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Will the Madden Curse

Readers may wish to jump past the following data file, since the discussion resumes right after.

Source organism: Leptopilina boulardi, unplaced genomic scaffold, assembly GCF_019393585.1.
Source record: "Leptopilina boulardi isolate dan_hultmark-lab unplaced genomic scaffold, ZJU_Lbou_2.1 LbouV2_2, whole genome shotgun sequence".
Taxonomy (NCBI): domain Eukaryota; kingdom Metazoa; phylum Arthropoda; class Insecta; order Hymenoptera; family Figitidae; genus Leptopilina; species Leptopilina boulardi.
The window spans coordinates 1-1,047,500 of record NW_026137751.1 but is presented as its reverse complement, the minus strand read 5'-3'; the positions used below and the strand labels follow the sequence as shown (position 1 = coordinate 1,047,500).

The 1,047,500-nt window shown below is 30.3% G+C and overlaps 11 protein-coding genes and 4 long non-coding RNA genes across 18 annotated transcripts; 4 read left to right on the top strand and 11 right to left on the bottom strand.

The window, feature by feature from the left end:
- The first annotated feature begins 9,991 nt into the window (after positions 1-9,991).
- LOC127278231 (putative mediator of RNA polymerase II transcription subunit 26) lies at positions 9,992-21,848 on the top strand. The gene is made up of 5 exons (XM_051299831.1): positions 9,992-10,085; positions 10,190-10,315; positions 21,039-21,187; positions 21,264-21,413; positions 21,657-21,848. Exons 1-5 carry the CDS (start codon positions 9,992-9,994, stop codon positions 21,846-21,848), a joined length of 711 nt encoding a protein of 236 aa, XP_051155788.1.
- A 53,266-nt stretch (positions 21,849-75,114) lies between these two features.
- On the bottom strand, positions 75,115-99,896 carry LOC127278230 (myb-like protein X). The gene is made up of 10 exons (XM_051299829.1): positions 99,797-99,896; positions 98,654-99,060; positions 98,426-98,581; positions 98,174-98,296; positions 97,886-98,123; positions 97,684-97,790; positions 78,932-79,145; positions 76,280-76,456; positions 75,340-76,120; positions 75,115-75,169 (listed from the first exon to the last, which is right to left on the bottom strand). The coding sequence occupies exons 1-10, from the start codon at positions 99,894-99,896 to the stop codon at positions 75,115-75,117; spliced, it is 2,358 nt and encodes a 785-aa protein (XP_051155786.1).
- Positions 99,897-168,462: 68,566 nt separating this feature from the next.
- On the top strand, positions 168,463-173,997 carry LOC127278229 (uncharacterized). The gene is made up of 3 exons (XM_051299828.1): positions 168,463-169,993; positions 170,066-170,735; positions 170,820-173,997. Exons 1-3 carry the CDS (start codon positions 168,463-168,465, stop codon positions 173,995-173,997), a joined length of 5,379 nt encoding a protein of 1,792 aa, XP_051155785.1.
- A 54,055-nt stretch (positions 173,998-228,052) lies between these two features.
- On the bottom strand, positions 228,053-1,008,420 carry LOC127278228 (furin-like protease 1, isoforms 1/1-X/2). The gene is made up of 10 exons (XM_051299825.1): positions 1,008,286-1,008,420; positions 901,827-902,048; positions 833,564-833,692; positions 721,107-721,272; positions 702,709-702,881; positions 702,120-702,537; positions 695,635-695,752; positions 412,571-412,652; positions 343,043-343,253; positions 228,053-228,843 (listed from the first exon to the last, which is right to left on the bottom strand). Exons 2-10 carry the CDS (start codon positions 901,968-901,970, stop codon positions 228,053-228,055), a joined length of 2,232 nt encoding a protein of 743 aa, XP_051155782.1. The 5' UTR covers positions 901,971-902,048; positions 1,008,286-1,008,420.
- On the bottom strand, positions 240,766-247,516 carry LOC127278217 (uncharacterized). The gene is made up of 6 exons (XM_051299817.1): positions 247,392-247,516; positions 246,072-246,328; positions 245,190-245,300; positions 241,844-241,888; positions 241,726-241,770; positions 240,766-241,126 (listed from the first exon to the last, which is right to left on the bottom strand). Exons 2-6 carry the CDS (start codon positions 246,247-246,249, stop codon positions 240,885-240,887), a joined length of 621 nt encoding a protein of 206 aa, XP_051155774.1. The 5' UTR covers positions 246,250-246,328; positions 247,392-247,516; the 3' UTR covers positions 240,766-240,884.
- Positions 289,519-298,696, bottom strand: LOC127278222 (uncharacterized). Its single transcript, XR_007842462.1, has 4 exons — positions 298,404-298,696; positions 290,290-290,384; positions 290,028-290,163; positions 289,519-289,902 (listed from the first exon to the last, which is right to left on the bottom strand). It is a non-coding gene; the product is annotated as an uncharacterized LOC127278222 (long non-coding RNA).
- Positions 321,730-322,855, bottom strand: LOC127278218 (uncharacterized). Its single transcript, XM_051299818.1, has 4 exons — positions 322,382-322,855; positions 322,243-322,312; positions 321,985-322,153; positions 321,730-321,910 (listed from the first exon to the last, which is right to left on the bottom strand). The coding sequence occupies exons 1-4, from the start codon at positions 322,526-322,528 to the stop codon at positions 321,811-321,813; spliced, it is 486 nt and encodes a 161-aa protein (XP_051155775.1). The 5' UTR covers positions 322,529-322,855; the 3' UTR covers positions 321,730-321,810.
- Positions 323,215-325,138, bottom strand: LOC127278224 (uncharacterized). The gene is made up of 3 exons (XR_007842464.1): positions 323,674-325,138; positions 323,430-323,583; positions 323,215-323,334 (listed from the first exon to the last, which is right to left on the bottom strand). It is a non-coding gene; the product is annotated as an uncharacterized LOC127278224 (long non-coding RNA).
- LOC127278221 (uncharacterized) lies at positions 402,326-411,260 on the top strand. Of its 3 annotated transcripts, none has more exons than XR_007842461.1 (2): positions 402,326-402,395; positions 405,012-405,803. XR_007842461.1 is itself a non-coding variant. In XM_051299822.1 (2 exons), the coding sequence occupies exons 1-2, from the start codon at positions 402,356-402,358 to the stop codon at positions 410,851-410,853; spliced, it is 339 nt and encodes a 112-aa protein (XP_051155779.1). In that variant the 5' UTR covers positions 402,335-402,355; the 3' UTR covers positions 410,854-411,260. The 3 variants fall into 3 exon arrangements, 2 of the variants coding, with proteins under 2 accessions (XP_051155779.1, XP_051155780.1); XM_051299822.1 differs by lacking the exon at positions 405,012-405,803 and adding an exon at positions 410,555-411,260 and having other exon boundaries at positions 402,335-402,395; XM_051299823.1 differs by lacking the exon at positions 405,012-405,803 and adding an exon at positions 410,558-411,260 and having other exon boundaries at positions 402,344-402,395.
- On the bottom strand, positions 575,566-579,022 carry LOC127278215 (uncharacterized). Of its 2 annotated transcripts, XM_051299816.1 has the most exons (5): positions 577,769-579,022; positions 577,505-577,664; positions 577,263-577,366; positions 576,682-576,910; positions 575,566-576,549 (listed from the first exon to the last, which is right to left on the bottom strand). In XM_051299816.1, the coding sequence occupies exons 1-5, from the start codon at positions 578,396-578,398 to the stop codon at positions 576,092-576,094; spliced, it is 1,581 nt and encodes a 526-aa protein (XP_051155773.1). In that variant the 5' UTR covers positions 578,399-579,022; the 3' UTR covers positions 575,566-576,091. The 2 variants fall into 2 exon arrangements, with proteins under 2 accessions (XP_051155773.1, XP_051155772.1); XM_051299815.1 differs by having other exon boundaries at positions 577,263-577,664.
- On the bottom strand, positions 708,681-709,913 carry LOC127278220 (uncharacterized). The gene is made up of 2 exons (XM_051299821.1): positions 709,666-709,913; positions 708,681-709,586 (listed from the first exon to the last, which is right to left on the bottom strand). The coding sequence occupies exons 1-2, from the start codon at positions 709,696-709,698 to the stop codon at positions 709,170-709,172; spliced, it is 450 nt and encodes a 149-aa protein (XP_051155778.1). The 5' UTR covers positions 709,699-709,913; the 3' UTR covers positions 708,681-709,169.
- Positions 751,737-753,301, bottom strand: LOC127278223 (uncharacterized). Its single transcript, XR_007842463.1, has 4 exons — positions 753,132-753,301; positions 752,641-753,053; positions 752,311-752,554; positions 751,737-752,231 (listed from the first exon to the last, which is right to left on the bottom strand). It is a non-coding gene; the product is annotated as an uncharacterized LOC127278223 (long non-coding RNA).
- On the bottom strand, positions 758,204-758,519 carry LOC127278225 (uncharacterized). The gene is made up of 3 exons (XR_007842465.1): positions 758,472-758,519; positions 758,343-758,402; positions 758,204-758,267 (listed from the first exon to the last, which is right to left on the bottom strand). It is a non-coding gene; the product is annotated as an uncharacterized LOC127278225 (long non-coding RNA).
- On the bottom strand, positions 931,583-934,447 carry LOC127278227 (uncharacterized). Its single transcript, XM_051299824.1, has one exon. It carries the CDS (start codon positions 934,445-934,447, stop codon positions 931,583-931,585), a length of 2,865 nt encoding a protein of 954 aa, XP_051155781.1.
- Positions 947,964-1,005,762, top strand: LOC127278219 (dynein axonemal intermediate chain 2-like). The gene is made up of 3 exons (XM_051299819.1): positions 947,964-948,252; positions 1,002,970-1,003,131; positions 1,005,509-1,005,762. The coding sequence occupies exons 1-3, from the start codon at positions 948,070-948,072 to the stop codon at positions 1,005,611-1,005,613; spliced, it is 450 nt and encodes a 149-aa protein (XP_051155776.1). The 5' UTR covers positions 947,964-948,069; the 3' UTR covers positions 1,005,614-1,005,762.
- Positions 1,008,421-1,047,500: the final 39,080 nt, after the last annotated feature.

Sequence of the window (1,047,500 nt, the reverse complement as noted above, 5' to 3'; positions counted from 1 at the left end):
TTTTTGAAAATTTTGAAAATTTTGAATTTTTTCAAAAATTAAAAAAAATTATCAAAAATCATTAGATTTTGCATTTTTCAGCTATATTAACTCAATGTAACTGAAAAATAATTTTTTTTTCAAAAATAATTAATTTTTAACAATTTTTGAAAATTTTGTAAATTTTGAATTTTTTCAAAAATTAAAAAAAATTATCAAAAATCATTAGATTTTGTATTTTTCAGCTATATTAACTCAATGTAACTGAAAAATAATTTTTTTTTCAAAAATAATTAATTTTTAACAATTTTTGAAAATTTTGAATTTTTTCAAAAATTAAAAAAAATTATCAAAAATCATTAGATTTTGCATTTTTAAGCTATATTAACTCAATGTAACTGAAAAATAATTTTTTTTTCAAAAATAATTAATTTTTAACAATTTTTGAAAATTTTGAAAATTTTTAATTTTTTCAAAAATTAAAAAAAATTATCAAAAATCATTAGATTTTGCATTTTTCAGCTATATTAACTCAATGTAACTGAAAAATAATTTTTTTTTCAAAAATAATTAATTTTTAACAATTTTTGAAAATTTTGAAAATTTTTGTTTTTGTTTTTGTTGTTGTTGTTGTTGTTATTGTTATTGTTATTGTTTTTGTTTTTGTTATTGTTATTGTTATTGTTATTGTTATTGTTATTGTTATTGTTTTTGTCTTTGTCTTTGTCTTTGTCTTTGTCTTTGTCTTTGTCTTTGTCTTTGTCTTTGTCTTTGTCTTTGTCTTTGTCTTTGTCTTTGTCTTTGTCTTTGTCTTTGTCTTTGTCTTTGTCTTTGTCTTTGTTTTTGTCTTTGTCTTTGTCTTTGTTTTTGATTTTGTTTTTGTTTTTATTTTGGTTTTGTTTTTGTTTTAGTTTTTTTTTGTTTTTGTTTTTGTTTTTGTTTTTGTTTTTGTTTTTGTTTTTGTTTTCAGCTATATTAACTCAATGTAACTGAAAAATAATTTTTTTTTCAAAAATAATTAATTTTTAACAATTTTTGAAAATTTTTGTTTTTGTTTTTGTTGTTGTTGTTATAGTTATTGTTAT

Claim Odell Beckham Jr.?